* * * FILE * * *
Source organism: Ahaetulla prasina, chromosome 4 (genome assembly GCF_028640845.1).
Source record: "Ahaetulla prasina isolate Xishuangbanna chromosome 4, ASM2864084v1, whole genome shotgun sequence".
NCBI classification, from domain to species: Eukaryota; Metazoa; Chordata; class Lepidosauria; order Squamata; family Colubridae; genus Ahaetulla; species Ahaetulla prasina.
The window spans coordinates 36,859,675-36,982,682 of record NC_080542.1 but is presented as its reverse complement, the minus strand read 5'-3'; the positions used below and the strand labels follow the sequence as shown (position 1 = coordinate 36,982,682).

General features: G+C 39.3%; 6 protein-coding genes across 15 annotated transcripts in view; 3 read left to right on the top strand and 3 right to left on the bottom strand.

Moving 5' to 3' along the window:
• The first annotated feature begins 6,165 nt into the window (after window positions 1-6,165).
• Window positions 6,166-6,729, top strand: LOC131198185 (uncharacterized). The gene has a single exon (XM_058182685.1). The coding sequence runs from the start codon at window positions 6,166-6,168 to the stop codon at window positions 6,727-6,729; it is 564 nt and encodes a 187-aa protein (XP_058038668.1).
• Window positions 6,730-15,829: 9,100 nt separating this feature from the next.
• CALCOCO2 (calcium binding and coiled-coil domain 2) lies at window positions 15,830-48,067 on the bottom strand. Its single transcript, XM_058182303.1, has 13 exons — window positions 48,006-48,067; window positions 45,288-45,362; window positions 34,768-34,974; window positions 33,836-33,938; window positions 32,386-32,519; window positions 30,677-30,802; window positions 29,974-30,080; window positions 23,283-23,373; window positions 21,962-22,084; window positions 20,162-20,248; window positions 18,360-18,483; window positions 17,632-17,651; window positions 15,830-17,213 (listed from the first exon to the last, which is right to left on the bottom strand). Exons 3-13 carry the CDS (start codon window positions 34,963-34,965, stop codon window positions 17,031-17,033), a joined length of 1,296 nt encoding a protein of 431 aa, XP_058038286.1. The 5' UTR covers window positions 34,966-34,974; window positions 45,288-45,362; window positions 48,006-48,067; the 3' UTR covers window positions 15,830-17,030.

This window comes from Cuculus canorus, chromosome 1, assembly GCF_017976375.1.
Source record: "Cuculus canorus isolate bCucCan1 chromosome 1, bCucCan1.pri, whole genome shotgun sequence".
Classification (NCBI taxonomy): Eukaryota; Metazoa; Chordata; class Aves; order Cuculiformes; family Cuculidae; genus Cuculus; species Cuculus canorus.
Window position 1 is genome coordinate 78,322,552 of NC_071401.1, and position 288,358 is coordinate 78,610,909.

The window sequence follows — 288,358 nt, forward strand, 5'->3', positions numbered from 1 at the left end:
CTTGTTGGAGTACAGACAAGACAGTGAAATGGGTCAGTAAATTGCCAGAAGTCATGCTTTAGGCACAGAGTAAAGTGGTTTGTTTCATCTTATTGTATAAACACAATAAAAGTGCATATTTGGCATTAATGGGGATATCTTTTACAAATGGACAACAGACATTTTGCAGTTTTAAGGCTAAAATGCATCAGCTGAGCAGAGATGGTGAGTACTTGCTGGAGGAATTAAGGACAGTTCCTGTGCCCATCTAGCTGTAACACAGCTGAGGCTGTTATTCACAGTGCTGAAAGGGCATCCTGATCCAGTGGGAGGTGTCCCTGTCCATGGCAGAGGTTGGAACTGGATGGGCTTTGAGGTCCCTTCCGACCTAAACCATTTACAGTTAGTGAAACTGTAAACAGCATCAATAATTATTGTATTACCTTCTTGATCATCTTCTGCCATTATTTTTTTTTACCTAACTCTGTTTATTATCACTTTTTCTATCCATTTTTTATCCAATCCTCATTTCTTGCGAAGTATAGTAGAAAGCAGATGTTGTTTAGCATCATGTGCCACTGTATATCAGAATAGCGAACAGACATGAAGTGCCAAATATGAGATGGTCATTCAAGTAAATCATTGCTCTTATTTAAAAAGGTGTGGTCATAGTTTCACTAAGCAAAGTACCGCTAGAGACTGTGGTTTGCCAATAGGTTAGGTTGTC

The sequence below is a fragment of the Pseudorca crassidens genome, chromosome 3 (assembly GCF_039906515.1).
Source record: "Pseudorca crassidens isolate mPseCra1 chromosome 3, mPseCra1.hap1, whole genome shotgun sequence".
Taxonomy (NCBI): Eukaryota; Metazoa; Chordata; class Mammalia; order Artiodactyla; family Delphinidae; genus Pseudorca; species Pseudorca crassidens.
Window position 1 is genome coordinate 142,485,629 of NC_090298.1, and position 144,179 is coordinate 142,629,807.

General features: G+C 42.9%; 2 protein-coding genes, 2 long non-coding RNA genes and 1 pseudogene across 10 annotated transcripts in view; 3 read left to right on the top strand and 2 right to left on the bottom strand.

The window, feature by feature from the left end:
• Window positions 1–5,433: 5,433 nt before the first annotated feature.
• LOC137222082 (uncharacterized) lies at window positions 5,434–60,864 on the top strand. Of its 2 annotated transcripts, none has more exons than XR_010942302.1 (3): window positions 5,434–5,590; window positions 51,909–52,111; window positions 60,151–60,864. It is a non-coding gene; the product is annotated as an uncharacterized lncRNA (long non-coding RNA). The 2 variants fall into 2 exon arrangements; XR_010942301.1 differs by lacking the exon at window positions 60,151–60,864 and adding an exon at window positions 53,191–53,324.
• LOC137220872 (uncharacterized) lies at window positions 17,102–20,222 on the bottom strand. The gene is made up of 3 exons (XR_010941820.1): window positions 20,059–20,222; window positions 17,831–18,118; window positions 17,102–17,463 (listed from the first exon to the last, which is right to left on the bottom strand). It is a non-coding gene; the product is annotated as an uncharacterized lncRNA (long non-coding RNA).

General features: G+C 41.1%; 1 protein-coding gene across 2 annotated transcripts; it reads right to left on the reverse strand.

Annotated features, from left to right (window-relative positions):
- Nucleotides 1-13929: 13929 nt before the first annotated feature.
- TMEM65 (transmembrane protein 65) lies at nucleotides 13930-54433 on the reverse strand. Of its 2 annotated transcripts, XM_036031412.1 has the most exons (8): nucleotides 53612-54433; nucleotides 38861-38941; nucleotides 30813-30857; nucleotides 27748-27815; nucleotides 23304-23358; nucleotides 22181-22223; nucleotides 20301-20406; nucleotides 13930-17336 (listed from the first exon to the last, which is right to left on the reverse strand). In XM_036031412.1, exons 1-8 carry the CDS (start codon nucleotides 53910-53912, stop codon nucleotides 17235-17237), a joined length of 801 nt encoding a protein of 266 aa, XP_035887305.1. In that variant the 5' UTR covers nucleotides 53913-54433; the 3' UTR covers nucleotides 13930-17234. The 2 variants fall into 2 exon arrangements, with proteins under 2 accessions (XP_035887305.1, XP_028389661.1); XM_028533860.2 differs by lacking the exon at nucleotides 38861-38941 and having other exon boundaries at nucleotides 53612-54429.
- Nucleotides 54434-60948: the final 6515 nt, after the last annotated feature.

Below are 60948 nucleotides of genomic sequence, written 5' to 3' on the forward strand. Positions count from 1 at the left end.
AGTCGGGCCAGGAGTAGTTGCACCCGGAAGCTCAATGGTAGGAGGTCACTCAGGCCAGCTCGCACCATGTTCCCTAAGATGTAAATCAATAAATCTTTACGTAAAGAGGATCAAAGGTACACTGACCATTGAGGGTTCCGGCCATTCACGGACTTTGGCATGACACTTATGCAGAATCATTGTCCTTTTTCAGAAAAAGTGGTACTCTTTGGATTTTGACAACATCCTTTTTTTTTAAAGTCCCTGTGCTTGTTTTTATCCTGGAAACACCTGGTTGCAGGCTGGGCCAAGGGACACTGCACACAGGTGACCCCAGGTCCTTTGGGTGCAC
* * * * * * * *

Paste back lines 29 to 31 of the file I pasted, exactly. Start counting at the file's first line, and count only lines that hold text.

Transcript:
- TMEM65 (transmembrane protein 65) lies at nucleotides 13930-54433 on the reverse strand. Of its 2 annotated transcripts, XM_036031412.1 has the most exons (8): nucleotides 53612-54433; nucleotides 38861-38941; nucleotides 30813-30857; nucleotides 27748-27815; nucleotides 23304-23358; nucleotides 22181-22223; nucleotides 20301-20406; nucleotides 13930-17336 (listed from the first exon to the last, which is right to left on the reverse strand). In XM_036031412.1, exons 1-8 carry the CDS (start codon nucleotides 53910-53912, stop codon nucleotides 17235-17237), a joined length of 801 nt encoding a protein of 266 aa, XP_035887305.1. In that variant the 5' UTR covers nucleotides 53913-54433; the 3' UTR covers nucleotides 13930-17234. The 2 variants fall into 2 exon arrangements, with proteins under 2 accessions (XP_035887305.1, XP_028389661.1); XM_028533860.2 differs by lacking the exon at nucleotides 38861-38941 and having other exon boundaries at nucleotides 53612-54429.
- Nucleotides 54434-60948: the final 6515 nt, after the last annotated feature.

Below are 60948 nucleotides of genomic sequence, written 5' to 3' on the forward strand. Positions count from 1 at the left end.